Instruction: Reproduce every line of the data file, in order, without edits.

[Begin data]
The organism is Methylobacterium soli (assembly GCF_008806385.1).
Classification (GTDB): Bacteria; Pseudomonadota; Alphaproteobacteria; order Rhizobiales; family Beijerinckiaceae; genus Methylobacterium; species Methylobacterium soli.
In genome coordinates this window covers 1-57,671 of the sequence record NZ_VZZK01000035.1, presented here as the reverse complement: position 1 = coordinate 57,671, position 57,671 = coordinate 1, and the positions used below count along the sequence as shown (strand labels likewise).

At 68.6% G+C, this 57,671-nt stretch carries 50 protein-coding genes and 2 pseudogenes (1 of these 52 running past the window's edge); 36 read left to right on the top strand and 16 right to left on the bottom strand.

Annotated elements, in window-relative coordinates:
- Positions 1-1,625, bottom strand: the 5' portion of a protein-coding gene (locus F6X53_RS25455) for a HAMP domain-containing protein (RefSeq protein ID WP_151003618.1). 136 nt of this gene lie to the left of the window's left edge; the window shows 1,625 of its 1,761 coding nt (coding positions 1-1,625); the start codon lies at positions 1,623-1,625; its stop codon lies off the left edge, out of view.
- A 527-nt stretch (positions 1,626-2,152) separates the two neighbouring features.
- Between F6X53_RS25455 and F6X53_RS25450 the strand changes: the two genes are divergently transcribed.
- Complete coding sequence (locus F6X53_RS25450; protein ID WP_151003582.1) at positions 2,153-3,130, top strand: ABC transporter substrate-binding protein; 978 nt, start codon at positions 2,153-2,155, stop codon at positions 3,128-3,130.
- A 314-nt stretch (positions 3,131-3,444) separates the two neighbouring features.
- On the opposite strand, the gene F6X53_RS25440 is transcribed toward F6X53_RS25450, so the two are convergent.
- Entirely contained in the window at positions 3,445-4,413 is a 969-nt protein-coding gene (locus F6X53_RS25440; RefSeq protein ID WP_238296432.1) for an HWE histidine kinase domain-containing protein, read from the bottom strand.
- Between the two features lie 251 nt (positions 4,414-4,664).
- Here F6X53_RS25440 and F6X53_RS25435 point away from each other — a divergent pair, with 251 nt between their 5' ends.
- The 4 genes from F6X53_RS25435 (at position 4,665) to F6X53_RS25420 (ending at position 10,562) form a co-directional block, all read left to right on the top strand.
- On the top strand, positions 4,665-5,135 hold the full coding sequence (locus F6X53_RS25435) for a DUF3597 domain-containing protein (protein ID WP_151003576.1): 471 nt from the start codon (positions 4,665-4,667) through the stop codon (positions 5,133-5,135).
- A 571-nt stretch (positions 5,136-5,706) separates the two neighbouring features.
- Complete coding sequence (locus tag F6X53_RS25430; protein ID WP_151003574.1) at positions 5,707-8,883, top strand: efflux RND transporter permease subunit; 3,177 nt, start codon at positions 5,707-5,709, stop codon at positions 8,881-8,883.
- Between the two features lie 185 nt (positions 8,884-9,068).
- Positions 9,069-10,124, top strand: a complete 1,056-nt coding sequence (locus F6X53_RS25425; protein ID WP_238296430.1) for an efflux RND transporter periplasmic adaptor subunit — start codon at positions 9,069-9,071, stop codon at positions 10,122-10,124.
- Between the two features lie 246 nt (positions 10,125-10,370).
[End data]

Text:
The organism is Methylobacterium soli (assembly GCF_008806385.1).
Classification (GTDB): Bacteria; Pseudomonadota; Alphaproteobacteria; order Rhizobiales; family Beijerinckiaceae; genus Methylobacterium; species Methylobacterium soli.
In genome coordinates this window covers 1-57,671 of the sequence record NZ_VZZK01000035.1, presented here as the reverse complement: position 1 = coordinate 57,671, position 57,671 = coordinate 1, and the positions used below count along the sequence as shown (strand labels likewise).

At 68.6% G+C, this 57,671-nt stretch carries 50 protein-coding genes and 2 pseudogenes (1 of these 52 running past the window's edge); 36 read left to right on the top strand and 16 right to left on the bottom strand.

Annotated elements, in window-relative coordinates:
- Positions 1-1,625, bottom strand: the 5' portion of a protein-coding gene (locus F6X53_RS25455) for a HAMP domain-containing protein (RefSeq protein ID WP_151003618.1). 136 nt of this gene lie to the left of the window's left edge; the window shows 1,625 of its 1,761 coding nt (coding positions 1-1,625); the start codon lies at positions 1,623-1,625; its stop codon lies off the left edge, out of view.
- A 527-nt stretch (positions 1,626-2,152) separates the two neighbouring features.
- Between F6X53_RS25455 and F6X53_RS25450 the strand changes: the two genes are divergently transcribed.
- Complete coding sequence (locus F6X53_RS25450; protein ID WP_151003582.1) at positions 2,153-3,130, top strand: ABC transporter substrate-binding protein; 978 nt, start codon at positions 2,153-2,155, stop codon at positions 3,128-3,130.
- A 314-nt stretch (positions 3,131-3,444) separates the two neighbouring features.
- On the opposite strand, the gene F6X53_RS25440 is transcribed toward F6X53_RS25450, so the two are convergent.
- Entirely contained in the window at positions 3,445-4,413 is a 969-nt protein-coding gene (locus F6X53_RS25440; RefSeq protein ID WP_238296432.1) for an HWE histidine kinase domain-containing protein, read from the bottom strand.
- Between the two features lie 251 nt (positions 4,414-4,664).
- Here F6X53_RS25440 and F6X53_RS25435 point away from each other — a divergent pair, with 251 nt between their 5' ends.
- The 4 genes from F6X53_RS25435 (at position 4,665) to F6X53_RS25420 (ending at position 10,562) form a co-directional block, all read left to right on the top strand.
- On the top strand, positions 4,665-5,135 hold the full coding sequence (locus F6X53_RS25435) for a DUF3597 domain-containing protein (protein ID WP_151003576.1): 471 nt from the start codon (positions 4,665-4,667) through the stop codon (positions 5,133-5,135).
- A 571-nt stretch (positions 5,136-5,706) separates the two neighbouring features.
- Complete coding sequence (locus tag F6X53_RS25430; protein ID WP_151003574.1) at positions 5,707-8,883, top strand: efflux RND transporter permease subunit; 3,177 nt, start codon at positions 5,707-5,709, stop codon at positions 8,881-8,883.
- Between the two features lie 185 nt (positions 8,884-9,068).
- Positions 9,069-10,124, top strand: a complete 1,056-nt coding sequence (locus F6X53_RS25425; protein ID WP_238296430.1) for an efflux RND transporter periplasmic adaptor subunit — start codon at positions 9,069-9,071, stop codon at positions 10,122-10,124.
- Between the two features lie 246 nt (positions 10,125-10,370).